So Much Plastic, for Such a Long Time
The California Department of Resources Recycling and Recovery’s (CalRecycle) 2003 Waste Characterization Study found that plastic film, packaging containers, durable goods, and other plastic items make up 9.5 percent, or 3.8 million tons, of the disposed waste stream in California. However, plastic is only recycled at about a 5 percent rate statewide.
The characteristics that increasingly make plastic the manufacturing and packaging material of choice, i.e. light weight, durable, less expensive, also make it a challenge to collect and recycle. Plastic materials when released into the environment can also be a visual blight and harmful to wildlife. Nor does plastics debris degrade in the environment; instead it tends to accumulate, creating long-term environmental problems.
Scientific American published a July 2009 article “Plastic Not-So-Fantastic: How the Versatile Material Harms the Environment and Human Health” that includes a compilation of recent articles http://www.scientificamerican.com/article.cfm?id=plastic-not-so-fantastic
PlasticsIndustry.com identifies 32 different plastic types, each suited to particular applications. The American Chemistry Council Plastics Division is a source of information about plastics recycling and more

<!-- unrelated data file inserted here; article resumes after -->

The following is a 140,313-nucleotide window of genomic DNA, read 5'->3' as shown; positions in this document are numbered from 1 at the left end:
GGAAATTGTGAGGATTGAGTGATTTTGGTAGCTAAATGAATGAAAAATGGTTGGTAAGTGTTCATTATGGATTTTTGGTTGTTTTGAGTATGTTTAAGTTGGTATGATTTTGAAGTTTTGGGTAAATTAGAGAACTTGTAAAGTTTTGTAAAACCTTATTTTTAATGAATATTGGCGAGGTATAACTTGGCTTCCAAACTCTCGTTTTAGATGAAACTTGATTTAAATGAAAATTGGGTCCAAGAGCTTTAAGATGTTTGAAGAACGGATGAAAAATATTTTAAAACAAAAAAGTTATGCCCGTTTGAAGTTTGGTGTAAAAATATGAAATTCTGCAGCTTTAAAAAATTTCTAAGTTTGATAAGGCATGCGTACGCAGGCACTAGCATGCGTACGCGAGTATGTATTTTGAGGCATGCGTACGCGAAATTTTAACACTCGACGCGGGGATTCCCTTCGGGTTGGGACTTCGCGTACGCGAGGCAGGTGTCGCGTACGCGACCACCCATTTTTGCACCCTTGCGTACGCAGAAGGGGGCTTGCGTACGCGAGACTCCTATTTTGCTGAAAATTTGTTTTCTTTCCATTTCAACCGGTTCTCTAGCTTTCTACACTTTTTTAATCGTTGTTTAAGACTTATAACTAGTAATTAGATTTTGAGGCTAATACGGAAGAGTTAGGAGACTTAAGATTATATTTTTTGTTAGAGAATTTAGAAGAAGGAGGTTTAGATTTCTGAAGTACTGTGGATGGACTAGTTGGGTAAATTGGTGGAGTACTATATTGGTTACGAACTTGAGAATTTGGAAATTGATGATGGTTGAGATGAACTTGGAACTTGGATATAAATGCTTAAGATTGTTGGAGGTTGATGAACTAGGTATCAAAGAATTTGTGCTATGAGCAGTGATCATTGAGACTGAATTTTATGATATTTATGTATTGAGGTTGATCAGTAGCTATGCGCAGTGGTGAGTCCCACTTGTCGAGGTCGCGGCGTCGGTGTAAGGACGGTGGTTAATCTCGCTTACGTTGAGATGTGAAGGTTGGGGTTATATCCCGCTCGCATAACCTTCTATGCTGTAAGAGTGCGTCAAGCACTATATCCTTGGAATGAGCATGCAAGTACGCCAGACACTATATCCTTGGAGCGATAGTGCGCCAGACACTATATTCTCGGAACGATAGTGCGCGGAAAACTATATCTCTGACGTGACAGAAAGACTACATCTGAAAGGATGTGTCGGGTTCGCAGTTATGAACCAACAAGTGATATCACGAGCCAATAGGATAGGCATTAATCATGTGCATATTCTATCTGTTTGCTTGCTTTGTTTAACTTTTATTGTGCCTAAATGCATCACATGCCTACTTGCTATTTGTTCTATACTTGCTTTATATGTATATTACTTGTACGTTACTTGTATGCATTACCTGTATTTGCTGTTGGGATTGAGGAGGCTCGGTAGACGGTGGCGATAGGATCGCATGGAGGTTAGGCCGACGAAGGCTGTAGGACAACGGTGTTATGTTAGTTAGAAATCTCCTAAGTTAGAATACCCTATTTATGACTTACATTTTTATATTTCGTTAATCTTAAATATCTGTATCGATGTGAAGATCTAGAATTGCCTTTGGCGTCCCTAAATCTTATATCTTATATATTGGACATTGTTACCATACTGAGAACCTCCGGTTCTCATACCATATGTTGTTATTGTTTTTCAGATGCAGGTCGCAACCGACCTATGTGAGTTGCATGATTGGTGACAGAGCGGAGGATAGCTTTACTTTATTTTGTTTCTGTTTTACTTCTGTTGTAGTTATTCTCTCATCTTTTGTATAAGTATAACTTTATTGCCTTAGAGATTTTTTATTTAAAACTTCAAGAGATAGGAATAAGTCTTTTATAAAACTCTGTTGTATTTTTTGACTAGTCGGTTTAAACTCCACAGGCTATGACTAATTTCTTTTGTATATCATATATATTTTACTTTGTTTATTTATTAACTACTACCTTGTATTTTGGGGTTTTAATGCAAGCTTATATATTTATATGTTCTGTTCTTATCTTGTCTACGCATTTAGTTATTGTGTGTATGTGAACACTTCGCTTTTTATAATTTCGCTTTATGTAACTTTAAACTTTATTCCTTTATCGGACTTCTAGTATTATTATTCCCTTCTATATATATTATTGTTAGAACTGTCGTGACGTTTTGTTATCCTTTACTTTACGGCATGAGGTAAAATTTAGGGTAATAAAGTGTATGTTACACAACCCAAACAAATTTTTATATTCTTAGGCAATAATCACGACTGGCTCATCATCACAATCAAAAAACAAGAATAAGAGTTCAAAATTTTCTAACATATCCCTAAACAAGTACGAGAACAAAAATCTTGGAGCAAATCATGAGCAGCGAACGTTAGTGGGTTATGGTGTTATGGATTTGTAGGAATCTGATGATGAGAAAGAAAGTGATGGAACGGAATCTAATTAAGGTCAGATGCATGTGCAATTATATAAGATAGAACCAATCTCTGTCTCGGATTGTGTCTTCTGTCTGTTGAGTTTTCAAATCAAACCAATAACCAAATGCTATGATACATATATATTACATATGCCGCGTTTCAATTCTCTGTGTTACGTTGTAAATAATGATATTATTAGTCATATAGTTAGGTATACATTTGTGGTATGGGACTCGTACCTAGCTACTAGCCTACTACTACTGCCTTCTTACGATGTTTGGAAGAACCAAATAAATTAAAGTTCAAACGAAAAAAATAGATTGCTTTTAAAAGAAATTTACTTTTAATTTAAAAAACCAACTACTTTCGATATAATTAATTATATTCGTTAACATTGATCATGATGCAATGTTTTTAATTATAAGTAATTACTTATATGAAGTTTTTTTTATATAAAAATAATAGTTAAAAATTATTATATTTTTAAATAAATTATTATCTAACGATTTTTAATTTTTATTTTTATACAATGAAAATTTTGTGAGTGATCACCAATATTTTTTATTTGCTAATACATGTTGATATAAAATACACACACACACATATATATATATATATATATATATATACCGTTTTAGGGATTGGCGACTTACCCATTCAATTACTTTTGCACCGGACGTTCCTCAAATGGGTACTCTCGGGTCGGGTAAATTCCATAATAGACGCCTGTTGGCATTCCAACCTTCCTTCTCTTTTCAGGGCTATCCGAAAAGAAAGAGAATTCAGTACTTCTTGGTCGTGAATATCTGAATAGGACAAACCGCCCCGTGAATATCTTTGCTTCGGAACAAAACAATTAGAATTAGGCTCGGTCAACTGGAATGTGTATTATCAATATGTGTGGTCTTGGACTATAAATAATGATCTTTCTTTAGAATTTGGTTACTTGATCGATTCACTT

Making Sense of Resin Codes
The Society of Plastics Industries resin codes were issued in 1988. The codes — numbers within circling arrows — are stamped or printed on the bottom of containers, near labels, or elsewhere on plastic products.
What Can I Recycle
High Desert recycling programs commonly accept #1 and #2 beverage containers, and rigid #3 through #7 containers.
Plastic carryout bags are best returned to supermarkets, and large retailer stores with a pharmacy. You should readily find a recycling container in those stores. If you can’t find the container, ask a store employee. If the store doesn’t accept bags, please call 1-888-URECYCLE.
Do NOT put plastic bags in your curbside recycling container! Switch to reusable fabric bags, which are available at supermarkets and large retailers. Ask the store about discounts for other incentives for reusing bags. For more information, go to http://www.plasticbagrecycling.org
You can redeem plastic water, soda, beer, juice, coffee, and tea containers at local buy-back and convenience centers. You can find a local recycling center by calling 1-800-RECYCLE or searching by ZIP code at http://www.bottlesandcans.com/where.php
If you have large quantities of plastics, or just want to recycle your plastics directly, CalRecycle maintains a searchable database, by location and material, of California plastics recyclers a searchable database, by location and material, of California plastics recyclers